This paper seeks to understand the effects of the introduction of GitHub Sponsorships on digital innovation.
I work on the project as a co-author with Annamaria Conti (IE Business School), Maria Roche (Harvard Business School), and Jorge Guzman (Columbia Business School) - contributing to the data pipeline, analysis, and the experimental setup.
My responsibilities include:
- Designing a data pipeline from scratch to create an unbalanced panel dataset of ~15000 GitHub users and their repositories.
- Executing the data pipeline in Python on a Unix environment, and processing the data into a panel using STATA.
- Merging datasets collected using GraphQL and GitHub Archive, both of which had differing formats and structures.
- Conducting preliminary data analysis in STATA, and contributing to experimental design as well.
- Improving the empirical strategy for the paper to fix the challenges we encounter.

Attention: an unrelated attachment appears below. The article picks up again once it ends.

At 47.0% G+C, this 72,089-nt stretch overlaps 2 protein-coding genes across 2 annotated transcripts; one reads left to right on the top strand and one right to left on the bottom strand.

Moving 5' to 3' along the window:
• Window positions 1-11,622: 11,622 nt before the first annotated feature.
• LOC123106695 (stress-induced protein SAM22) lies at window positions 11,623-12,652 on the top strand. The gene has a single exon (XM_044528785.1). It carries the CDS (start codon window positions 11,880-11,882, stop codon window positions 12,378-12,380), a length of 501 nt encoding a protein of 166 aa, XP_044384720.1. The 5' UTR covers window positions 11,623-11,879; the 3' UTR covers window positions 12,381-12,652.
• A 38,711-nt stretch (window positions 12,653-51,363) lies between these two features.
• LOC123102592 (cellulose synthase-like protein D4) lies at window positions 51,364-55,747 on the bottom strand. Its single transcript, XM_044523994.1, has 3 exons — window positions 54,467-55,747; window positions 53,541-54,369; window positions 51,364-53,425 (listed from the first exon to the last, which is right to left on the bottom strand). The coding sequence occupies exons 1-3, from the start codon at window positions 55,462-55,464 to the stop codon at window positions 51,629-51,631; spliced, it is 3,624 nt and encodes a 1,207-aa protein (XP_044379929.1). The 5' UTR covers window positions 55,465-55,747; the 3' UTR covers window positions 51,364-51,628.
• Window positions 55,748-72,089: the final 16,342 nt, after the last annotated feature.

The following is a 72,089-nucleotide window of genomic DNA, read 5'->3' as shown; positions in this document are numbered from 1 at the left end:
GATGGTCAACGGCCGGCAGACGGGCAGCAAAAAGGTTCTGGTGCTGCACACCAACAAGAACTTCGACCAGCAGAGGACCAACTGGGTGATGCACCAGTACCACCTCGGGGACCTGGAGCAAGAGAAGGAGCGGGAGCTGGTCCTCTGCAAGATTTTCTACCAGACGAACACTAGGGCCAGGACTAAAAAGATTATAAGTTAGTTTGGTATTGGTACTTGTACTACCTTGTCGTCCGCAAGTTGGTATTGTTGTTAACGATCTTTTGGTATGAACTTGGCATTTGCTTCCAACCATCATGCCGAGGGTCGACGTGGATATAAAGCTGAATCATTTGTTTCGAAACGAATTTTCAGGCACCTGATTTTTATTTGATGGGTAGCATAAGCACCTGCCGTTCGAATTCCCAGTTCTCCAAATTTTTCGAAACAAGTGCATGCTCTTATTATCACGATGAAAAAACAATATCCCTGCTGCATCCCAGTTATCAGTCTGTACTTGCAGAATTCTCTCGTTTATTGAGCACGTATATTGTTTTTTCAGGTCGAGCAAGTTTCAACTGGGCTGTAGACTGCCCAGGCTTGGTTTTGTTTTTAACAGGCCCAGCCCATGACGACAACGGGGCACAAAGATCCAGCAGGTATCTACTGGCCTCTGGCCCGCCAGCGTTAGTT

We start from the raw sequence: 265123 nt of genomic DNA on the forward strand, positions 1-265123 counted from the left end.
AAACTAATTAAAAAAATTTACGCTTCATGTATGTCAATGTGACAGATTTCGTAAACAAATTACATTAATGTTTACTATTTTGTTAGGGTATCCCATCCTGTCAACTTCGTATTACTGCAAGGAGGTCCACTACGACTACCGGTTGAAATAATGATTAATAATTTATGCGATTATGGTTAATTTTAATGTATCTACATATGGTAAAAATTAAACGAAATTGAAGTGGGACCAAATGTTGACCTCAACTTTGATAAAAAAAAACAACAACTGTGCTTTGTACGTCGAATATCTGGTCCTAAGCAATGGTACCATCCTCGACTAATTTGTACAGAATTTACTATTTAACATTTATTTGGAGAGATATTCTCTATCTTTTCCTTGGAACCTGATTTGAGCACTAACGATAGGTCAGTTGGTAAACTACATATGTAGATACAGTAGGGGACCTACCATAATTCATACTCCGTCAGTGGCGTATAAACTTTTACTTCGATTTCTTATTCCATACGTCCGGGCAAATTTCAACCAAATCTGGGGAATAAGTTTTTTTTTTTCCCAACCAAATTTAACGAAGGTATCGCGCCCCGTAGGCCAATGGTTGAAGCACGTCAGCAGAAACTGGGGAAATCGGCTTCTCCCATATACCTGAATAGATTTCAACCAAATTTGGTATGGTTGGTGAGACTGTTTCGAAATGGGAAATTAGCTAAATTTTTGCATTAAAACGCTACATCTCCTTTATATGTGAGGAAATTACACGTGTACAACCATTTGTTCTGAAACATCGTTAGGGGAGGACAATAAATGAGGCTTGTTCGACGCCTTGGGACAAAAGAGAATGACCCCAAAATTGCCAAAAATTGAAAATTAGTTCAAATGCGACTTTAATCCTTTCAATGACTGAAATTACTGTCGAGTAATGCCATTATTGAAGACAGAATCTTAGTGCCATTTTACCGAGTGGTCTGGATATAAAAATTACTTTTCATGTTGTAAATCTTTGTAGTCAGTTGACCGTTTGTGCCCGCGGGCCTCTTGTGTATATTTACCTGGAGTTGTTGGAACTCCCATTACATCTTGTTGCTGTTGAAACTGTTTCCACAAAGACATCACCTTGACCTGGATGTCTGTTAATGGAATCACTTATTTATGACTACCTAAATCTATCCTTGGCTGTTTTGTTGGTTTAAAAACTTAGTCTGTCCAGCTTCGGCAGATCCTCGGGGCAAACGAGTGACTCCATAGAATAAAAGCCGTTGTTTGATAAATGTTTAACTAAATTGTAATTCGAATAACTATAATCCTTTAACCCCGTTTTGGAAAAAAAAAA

Open source is key to innovation, but we know little about how to incentivize it. In this paper, we examine the impact of a program providing monetary incentives to motivate innovators to contribute to open source. The Sponsors program was introduced by GitHub in May 2019 and enabled organizations and individuals alike to reward developers for their open source work on the platform. To study this program, we collect fine-grained data on about 100,000 GitHub users, their activities, and sponsorship events. Using a difference-in-differences approach, we document two main effects. The first is that developers who opted into the program, which does not entail receiving a financial reward, increased their output after the program’s launch. The second is that the actual receipt of sponsorship has a long-lasting negative effect on innovation, as measured by new repository creation, regardless of the amount of money received. We estimate a similar decline in other community-oriented tasks, but not in coding effort. While the program’s net effect on users’ innovative output appears to be positive, our study shows that receiving an extrinsic reward may crowd out developers’ intrinsic motivation, diverting their effort away from community and service-oriented activities on open source.